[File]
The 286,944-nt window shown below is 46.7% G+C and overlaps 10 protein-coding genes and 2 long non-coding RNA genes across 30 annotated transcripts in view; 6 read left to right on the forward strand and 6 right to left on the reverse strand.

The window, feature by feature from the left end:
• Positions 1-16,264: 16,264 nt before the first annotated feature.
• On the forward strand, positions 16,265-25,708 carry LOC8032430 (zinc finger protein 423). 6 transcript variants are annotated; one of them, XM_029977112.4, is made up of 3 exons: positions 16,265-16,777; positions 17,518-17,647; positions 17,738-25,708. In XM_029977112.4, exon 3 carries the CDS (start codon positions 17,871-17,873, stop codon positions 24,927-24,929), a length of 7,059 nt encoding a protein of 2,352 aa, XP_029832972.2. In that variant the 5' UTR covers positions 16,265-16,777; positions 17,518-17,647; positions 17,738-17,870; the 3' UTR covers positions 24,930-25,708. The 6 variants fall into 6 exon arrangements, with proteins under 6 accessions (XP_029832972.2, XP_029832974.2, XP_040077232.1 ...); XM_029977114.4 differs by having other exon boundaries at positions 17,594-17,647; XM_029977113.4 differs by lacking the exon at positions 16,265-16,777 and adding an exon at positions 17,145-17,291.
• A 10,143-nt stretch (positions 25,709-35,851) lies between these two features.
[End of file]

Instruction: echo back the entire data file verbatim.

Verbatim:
The 286,944-nt window shown below is 46.7% G+C and overlaps 10 protein-coding genes and 2 long non-coding RNA genes across 30 annotated transcripts in view; 6 read left to right on the forward strand and 6 right to left on the reverse strand.

The window, feature by feature from the left end:
• Positions 1-16,264: 16,264 nt before the first annotated feature.
• On the forward strand, positions 16,265-25,708 carry LOC8032430 (zinc finger protein 423). 6 transcript variants are annotated; one of them, XM_029977112.4, is made up of 3 exons: positions 16,265-16,777; positions 17,518-17,647; positions 17,738-25,708. In XM_029977112.4, exon 3 carries the CDS (start codon positions 17,871-17,873, stop codon positions 24,927-24,929), a length of 7,059 nt encoding a protein of 2,352 aa, XP_029832972.2. In that variant the 5' UTR covers positions 16,265-16,777; positions 17,518-17,647; positions 17,738-17,870; the 3' UTR covers positions 24,930-25,708. The 6 variants fall into 6 exon arrangements, with proteins under 6 accessions (XP_029832972.2, XP_029832974.2, XP_040077232.1 ...); XM_029977114.4 differs by having other exon boundaries at positions 17,594-17,647; XM_029977113.4 differs by lacking the exon at positions 16,265-16,777 and adding an exon at positions 17,145-17,291.
• A 10,143-nt stretch (positions 25,709-35,851) lies between these two features.